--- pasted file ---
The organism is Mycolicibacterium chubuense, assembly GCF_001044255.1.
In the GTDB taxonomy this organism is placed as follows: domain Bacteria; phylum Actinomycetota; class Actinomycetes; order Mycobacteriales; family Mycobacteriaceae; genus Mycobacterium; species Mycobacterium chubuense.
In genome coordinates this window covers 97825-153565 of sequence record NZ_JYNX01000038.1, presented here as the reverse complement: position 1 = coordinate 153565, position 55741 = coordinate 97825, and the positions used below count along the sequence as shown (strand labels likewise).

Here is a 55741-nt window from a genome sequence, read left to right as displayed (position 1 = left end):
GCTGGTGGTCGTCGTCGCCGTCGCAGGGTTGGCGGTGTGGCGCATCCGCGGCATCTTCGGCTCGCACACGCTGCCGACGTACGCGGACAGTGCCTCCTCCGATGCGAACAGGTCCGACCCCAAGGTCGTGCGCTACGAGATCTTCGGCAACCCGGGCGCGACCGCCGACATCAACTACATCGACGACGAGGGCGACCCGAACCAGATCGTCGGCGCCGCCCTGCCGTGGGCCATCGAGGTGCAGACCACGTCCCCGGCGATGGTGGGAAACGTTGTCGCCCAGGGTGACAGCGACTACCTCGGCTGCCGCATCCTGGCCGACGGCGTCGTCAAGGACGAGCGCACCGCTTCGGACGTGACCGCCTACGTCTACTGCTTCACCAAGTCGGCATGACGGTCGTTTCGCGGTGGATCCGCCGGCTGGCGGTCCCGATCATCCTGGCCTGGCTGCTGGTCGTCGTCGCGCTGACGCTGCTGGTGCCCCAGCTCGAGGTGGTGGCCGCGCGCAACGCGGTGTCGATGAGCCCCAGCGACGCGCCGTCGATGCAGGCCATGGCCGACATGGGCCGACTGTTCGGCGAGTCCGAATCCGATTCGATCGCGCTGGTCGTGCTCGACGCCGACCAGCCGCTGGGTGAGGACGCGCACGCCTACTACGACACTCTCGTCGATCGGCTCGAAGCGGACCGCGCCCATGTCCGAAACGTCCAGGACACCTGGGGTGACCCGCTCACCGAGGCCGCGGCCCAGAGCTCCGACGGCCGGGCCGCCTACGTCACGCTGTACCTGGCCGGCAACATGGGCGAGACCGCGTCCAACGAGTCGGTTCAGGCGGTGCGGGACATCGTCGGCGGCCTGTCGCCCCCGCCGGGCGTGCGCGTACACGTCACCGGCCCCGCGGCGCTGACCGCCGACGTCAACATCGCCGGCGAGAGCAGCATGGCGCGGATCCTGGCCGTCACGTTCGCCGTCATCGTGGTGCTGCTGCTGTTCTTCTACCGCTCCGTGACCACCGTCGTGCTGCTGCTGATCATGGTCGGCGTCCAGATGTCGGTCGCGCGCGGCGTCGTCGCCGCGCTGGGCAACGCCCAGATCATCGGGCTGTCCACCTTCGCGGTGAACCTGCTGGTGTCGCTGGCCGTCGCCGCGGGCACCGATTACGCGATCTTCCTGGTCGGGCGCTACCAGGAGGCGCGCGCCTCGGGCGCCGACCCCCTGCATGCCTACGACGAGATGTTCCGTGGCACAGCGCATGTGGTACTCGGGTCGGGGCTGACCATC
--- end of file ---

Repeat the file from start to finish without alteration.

The organism is Mycolicibacterium chubuense, assembly GCF_001044255.1.
In the GTDB taxonomy this organism is placed as follows: domain Bacteria; phylum Actinomycetota; class Actinomycetes; order Mycobacteriales; family Mycobacteriaceae; genus Mycobacterium; species Mycobacterium chubuense.
In genome coordinates this window covers 97825-153565 of sequence record NZ_JYNX01000038.1, presented here as the reverse complement: position 1 = coordinate 153565, position 55741 = coordinate 97825, and the positions used below count along the sequence as shown (strand labels likewise).

Here is a 55741-nt window from a genome sequence, read left to right as displayed (position 1 = left end):
GCTGGTGGTCGTCGTCGCCGTCGCAGGGTTGGCGGTGTGGCGCATCCGCGGCATCTTCGGCTCGCACACGCTGCCGACGTACGCGGACAGTGCCTCCTCCGATGCGAACAGGTCCGACCCCAAGGTCGTGCGCTACGAGATCTTCGGCAACCCGGGCGCGACCGCCGACATCAACTACATCGACGACGAGGGCGACCCGAACCAGATCGTCGGCGCCGCCCTGCCGTGGGCCATCGAGGTGCAGACCACGTCCCCGGCGATGGTGGGAAACGTTGTCGCCCAGGGTGACAGCGACTACCTCGGCTGCCGCATCCTGGCCGACGGCGTCGTCAAGGACGAGCGCACCGCTTCGGACGTGACCGCCTACGTCTACTGCTTCACCAAGTCGGCATGACGGTCGTTTCGCGGTGGATCCGCCGGCTGGCGGTCCCGATCATCCTGGCCTGGCTGCTGGTCGTCGTCGCGCTGACGCTGCTGGTGCCCCAGCTCGAGGTGGTGGCCGCGCGCAACGCGGTGTCGATGAGCCCCAGCGACGCGCCGTCGATGCAGGCCATGGCCGACATGGGCCGACTGTTCGGCGAGTCCGAATCCGATTCGATCGCGCTGGTCGTGCTCGACGCCGACCAGCCGCTGGGTGAGGACGCGCACGCCTACTACGACACTCTCGTCGATCGGCTCGAAGCGGACCGCGCCCATGTCCGAAACGTCCAGGACACCTGGGGTGACCCGCTCACCGAGGCCGCGGCCCAGAGCTCCGACGGCCGGGCCGCCTACGTCACGCTGTACCTGGCCGGCAACATGGGCGAGACCGCGTCCAACGAGTCGGTTCAGGCGGTGCGGGACATCGTCGGCGGCCTGTCGCCCCCGCCGGGCGTGCGCGTACACGTCACCGGCCCCGCGGCGCTGACCGCCGACGTCAACATCGCCGGCGAGAGCAGCATGGCGCGGATCCTGGCCGTCACGTTCGCCGTCATCGTGGTGCTGCTGCTGTTCTTCTACCGCTCCGTGACCACCGTCGTGCTGCTGCTGATCATGGTCGGCGTCCAGATGTCGGTCGCGCGCGGCGTCGTCGCCGCGCTGGGCAACGCCCAGATCATCGGGCTGTCCACCTTCGCGGTGAACCTGCTGGTGTCGCTGGCCGTCGCCGCGGGCACCGATTACGCGATCTTCCTGGTCGGGCGCTACCAGGAGGCGCGCGCCTCGGGCGCCGACCCCCTGCATGCCTACGACGAGATGTTCCGTGGCACAGCGCATGTGGTACTCGGGTCGGGGCTGACCATC